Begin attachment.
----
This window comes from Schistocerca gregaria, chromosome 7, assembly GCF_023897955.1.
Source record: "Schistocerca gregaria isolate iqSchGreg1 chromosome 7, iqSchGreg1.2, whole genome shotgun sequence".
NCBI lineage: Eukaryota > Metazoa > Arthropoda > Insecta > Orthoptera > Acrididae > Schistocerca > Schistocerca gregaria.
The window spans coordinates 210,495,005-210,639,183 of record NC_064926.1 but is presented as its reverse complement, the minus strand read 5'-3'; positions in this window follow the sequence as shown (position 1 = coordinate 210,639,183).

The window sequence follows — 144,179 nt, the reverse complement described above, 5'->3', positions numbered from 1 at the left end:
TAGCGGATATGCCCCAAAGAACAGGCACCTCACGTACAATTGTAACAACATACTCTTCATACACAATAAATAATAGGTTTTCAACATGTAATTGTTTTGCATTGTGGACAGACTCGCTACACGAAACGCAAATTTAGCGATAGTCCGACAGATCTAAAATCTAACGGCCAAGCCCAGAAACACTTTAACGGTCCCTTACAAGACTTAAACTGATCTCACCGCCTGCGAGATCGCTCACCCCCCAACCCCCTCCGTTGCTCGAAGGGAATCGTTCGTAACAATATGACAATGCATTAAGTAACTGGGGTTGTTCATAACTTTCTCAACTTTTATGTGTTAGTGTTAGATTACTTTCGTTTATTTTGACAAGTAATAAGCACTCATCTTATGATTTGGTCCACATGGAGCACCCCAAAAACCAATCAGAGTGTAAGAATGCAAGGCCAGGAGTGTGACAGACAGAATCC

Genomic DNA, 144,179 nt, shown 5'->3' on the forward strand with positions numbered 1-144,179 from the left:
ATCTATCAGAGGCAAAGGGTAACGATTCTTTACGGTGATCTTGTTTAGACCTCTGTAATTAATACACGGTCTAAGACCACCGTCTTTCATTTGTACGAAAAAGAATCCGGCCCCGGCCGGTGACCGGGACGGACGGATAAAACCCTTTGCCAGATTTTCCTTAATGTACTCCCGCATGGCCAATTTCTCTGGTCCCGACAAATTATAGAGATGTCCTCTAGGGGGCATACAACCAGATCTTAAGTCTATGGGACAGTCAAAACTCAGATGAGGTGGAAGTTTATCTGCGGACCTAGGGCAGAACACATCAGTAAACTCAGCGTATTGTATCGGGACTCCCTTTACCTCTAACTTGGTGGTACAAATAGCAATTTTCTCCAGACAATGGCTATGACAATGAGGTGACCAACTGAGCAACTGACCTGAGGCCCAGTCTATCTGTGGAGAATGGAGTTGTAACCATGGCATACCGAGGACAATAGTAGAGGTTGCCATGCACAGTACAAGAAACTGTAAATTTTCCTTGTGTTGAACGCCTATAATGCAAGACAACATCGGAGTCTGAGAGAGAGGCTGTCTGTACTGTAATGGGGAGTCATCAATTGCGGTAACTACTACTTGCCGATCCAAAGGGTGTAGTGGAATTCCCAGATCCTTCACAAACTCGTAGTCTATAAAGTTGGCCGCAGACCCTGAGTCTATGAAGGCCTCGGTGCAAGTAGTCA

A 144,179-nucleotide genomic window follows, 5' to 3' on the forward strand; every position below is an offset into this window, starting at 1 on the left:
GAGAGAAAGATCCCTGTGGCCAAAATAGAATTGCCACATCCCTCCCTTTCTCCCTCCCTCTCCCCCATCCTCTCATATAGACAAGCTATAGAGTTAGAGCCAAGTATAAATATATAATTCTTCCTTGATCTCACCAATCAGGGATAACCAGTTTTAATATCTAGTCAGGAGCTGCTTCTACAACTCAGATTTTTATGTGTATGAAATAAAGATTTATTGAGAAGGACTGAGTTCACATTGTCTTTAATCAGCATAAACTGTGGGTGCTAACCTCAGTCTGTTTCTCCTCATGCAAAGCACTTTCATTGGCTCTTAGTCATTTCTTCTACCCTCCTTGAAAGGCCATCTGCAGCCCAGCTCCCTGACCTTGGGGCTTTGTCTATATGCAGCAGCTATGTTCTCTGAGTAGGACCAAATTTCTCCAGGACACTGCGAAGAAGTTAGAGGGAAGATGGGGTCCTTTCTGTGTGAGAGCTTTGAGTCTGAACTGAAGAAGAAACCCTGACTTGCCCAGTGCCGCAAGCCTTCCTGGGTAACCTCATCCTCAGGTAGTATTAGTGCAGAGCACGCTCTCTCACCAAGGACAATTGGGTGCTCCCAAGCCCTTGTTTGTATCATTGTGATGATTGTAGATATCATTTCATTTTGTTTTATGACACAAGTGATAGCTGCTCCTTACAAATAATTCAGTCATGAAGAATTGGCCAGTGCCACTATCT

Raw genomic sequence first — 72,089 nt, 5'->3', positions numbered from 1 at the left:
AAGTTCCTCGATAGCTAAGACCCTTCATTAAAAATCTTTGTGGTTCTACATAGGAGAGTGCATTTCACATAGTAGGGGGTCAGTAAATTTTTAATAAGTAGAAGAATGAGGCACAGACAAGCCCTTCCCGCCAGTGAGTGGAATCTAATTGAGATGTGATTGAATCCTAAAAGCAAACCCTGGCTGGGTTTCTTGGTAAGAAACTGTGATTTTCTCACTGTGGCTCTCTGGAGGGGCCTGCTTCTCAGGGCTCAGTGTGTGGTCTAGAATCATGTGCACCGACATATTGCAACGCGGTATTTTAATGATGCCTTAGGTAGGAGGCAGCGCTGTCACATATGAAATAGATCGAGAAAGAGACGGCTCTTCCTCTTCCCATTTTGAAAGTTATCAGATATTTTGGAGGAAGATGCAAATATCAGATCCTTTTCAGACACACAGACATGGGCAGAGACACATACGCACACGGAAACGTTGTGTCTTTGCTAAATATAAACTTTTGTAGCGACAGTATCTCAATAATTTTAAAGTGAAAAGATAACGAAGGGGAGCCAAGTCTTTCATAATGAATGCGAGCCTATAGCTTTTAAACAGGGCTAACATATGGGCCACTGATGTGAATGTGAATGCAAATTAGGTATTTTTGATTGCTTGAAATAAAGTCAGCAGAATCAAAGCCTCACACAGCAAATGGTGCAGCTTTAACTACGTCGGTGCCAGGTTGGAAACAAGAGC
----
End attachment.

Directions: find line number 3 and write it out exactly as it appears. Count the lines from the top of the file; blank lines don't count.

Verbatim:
NCBI lineage: Eukaryota > Metazoa > Arthropoda > Insecta > Orthoptera > Acrididae > Schistocerca > Schistocerca gregaria.